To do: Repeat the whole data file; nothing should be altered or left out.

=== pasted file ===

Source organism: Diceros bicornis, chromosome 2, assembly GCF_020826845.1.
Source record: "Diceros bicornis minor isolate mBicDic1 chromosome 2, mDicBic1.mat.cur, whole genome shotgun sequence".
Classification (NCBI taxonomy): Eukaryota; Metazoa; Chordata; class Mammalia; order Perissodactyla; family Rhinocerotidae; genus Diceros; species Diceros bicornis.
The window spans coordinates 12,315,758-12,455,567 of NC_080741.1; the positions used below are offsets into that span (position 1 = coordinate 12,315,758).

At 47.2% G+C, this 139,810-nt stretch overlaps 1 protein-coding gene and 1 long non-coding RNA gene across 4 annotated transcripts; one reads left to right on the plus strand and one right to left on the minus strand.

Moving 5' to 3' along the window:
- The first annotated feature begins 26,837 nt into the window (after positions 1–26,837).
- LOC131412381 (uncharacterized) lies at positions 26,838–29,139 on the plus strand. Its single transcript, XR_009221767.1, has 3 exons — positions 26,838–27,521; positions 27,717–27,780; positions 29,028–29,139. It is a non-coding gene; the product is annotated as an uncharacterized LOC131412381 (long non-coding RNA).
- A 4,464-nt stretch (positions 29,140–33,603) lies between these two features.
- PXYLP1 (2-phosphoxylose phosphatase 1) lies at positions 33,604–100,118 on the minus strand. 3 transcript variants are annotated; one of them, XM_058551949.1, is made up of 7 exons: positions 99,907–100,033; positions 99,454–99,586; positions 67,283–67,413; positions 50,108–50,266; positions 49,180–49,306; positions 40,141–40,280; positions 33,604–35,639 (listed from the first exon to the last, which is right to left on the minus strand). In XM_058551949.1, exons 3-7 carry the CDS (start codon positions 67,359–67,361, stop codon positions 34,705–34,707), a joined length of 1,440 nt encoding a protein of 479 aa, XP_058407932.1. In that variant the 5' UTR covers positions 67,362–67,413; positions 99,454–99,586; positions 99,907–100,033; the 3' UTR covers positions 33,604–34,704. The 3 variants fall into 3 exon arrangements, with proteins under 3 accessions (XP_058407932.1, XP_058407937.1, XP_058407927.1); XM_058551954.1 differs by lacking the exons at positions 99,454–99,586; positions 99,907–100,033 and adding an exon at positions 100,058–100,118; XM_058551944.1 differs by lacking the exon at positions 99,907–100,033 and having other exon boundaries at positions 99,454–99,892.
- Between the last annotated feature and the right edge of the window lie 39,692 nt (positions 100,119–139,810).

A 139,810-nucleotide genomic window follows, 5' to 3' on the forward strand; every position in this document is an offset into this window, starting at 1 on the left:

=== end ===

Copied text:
Source organism: Diceros bicornis, chromosome 2, assembly GCF_020826845.1.
Source record: "Diceros bicornis minor isolate mBicDic1 chromosome 2, mDicBic1.mat.cur, whole genome shotgun sequence".
Classification (NCBI taxonomy): Eukaryota; Metazoa; Chordata; class Mammalia; order Perissodactyla; family Rhinocerotidae; genus Diceros; species Diceros bicornis.
The window spans coordinates 12,315,758-12,455,567 of NC_080741.1; the positions used below are offsets into that span (position 1 = coordinate 12,315,758).

At 47.2% G+C, this 139,810-nt stretch overlaps 1 protein-coding gene and 1 long non-coding RNA gene across 4 annotated transcripts; one reads left to right on the plus strand and one right to left on the minus strand.

Moving 5' to 3' along the window:
- The first annotated feature begins 26,837 nt into the window (after positions 1–26,837).
- LOC131412381 (uncharacterized) lies at positions 26,838–29,139 on the plus strand. Its single transcript, XR_009221767.1, has 3 exons — positions 26,838–27,521; positions 27,717–27,780; positions 29,028–29,139. It is a non-coding gene; the product is annotated as an uncharacterized LOC131412381 (long non-coding RNA).
- A 4,464-nt stretch (positions 29,140–33,603) lies between these two features.
- PXYLP1 (2-phosphoxylose phosphatase 1) lies at positions 33,604–100,118 on the minus strand. 3 transcript variants are annotated; one of them, XM_058551949.1, is made up of 7 exons: positions 99,907–100,033; positions 99,454–99,586; positions 67,283–67,413; positions 50,108–50,266; positions 49,180–49,306; positions 40,141–40,280; positions 33,604–35,639 (listed from the first exon to the last, which is right to left on the minus strand). In XM_058551949.1, exons 3-7 carry the CDS (start codon positions 67,359–67,361, stop codon positions 34,705–34,707), a joined length of 1,440 nt encoding a protein of 479 aa, XP_058407932.1. In that variant the 5' UTR covers positions 67,362–67,413; positions 99,454–99,586; positions 99,907–100,033; the 3' UTR covers positions 33,604–34,704. The 3 variants fall into 3 exon arrangements, with proteins under 3 accessions (XP_058407932.1, XP_058407937.1, XP_058407927.1); XM_058551954.1 differs by lacking the exons at positions 99,454–99,586; positions 99,907–100,033 and adding an exon at positions 100,058–100,118; XM_058551944.1 differs by lacking the exon at positions 99,907–100,033 and having other exon boundaries at positions 99,454–99,892.
- Between the last annotated feature and the right edge of the window lie 39,692 nt (positions 100,119–139,810).

A 139,810-nucleotide genomic window follows, 5' to 3' on the forward strand; every position in this document is an offset into this window, starting at 1 on the left: